A Mother’s Lament

This week sees Becca’s turn for a solo spot in our Folk Song A Week project, and she has chosen her favourite carol to continue our Christmas theme for December: Coventry Carol.

I find the history of this piece of music fascinating.  It is not a true “carol” in the traditional sense of the word, in that it has no true religious beginnings such as O Come O Come Emmanuel that I performed last week.  Instead this song is rooted in historic English theatre (which explains why Becca loves it so much!)

The song is a remnant of a 16th century Coventry Corpus Christi play called “The Pageant of the Shearmen and Tailors”, which was one of a series of Medieval mystery plays in which local players would enact passages from the bible, and this song is the only surviving from this production.  This particular play deals with the murder of firstborn sons enacted by King Herod in his attempt to kill the baby Jesus before he could usurp him.  This song is a final lullaby sung by the mourning mothers to their dead children, and is hauntingly beautiful.

The modern lyrics are mostly attributed to a Mr Robert Croo in 1534, although the source of the modern musical arrangement is unknown.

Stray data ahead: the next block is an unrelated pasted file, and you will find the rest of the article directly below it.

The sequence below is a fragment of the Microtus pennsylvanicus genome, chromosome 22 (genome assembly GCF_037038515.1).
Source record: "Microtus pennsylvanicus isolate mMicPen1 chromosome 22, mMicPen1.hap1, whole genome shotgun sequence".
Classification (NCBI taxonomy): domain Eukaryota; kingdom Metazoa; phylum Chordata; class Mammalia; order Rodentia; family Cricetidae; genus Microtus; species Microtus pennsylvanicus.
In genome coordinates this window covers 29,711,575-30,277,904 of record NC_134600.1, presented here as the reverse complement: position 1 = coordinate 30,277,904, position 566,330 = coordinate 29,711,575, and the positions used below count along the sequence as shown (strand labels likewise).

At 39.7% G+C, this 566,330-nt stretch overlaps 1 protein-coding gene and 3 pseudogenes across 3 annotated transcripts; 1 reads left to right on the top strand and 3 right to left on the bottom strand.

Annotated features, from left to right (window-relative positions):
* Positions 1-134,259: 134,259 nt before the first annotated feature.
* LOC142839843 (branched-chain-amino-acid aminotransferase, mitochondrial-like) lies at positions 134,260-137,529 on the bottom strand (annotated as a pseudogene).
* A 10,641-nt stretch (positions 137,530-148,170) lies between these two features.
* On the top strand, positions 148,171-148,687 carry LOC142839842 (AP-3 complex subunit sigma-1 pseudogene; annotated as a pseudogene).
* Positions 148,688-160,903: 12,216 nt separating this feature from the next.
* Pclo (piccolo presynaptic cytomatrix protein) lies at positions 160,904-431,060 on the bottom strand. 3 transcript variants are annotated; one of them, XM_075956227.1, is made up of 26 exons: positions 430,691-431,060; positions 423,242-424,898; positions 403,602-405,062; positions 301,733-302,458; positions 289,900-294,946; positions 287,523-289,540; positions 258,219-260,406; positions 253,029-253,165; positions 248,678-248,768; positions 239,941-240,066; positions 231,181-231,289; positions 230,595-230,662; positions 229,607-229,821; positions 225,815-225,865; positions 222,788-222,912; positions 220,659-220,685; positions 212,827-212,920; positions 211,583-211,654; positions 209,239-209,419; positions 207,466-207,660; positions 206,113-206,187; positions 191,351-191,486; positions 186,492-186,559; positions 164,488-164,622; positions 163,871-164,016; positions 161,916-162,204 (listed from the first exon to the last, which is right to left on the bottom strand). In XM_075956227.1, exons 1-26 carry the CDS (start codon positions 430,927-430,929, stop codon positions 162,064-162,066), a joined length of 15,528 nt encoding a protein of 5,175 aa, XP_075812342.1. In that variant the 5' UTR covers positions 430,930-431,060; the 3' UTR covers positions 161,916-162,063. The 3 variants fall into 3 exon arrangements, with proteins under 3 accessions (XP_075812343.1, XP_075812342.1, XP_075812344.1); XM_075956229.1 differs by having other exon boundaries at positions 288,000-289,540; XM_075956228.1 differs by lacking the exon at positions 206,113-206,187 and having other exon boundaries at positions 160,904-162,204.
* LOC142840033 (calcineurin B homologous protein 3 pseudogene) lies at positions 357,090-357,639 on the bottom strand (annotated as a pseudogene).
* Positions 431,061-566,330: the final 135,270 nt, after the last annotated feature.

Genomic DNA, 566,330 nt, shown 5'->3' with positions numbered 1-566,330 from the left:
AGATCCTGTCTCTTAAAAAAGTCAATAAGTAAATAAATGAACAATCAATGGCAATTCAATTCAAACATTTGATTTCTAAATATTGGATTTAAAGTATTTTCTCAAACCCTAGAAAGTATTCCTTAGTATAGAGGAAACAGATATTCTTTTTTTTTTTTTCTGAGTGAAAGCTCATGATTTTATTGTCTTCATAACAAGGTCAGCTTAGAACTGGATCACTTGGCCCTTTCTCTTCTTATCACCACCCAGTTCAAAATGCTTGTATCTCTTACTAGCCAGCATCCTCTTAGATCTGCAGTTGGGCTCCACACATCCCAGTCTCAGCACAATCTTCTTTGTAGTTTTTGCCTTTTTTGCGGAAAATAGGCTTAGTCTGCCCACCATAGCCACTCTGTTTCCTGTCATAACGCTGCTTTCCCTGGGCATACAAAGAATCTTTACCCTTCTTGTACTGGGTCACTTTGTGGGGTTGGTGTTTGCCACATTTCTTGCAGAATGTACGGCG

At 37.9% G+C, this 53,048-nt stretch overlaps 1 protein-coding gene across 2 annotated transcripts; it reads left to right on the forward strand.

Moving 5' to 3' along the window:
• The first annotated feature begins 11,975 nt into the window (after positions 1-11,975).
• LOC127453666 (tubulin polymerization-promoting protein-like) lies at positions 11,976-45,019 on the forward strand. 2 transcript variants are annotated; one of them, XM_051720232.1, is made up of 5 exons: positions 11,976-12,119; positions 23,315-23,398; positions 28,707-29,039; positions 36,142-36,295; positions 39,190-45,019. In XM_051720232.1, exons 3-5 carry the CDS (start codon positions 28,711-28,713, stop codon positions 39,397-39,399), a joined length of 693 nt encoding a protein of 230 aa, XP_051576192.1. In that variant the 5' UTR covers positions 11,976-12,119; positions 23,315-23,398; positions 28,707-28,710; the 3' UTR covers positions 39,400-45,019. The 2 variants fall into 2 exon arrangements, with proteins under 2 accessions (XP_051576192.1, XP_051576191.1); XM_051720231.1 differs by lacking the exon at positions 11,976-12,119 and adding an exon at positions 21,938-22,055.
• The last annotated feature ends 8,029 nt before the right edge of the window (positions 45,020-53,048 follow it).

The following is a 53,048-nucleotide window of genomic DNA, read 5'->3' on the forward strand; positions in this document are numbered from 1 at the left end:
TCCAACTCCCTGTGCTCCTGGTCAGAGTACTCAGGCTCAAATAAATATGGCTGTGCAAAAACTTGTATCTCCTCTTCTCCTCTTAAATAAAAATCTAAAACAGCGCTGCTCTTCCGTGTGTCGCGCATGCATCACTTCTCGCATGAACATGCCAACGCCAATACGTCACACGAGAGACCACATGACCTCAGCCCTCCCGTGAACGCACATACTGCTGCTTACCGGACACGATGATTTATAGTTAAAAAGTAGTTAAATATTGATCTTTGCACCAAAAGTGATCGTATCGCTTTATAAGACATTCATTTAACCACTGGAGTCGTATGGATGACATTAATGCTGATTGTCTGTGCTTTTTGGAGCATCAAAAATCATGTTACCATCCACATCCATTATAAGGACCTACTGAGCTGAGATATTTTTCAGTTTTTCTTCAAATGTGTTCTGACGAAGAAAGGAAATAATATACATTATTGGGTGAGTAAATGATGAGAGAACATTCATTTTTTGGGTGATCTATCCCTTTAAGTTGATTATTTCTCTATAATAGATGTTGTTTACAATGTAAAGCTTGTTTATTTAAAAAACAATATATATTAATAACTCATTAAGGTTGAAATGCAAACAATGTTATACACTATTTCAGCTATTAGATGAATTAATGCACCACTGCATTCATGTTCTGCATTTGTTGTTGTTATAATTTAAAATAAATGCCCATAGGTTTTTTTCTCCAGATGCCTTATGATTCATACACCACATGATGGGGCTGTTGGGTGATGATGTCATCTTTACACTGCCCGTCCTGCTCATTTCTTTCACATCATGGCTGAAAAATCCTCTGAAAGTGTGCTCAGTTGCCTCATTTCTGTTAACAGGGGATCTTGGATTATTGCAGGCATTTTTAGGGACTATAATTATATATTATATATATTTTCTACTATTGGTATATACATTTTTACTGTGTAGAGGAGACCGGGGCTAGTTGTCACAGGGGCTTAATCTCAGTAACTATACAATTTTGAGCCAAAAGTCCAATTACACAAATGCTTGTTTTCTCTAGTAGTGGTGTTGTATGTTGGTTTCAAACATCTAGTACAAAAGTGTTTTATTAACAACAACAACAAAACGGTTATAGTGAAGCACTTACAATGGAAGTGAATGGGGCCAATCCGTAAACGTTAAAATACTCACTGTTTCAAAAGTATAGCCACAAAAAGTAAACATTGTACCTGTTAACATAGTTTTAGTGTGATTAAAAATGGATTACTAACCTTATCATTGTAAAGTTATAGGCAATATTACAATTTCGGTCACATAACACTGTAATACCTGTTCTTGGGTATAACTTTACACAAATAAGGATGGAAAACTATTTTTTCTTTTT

Becca’s voice lends itself perfectly to this haunting, lyrical lullaby and we really hope you enjoy her a cappella version of this classic musical theatre number!

A Step Into Christmas

So we’ve had a slight issue this week, Becca has gone! Yep, she’s gone off to Kent to take part in a touring pantomime, as you do! So while she’s away I’ve had to fill in for the music this week, although I’m not continuing my singing career into this week!

As it’s now December we had always wanted to do a new Christmas song each week, and as it was just me I decided to do an instrumental version of my favourite ever carol: O Come O Come Emmanuel.

This song probably has the longest history of any song we’ve done so far, and can trace it’s lineage back to 9th century monastic life! Seven days before Christmas Eve monasteries would sing the “O antiphons” in anticipation of Christmas Eve, when the eighth antiphon, “O Virgo virginum” (“O Virgin of virgins”) would be sung before and after Mary’s canticle, the Magnificat (Luke 1: 46b-55).

The version that we know, however, is a little more modern and can be traced back to an English translator called John Mason Neal who included it in his 1851 work “Medieval Hymns and Sequences”.


The image above is a scan from the Latin version of the carol, included in the 1844 work: Thesaurus Hymnologicus.

This is my own arrangement of the tune, although the chord sequences are already commonly used I tried to add a little of my own style to it.  I hope you enjoy it.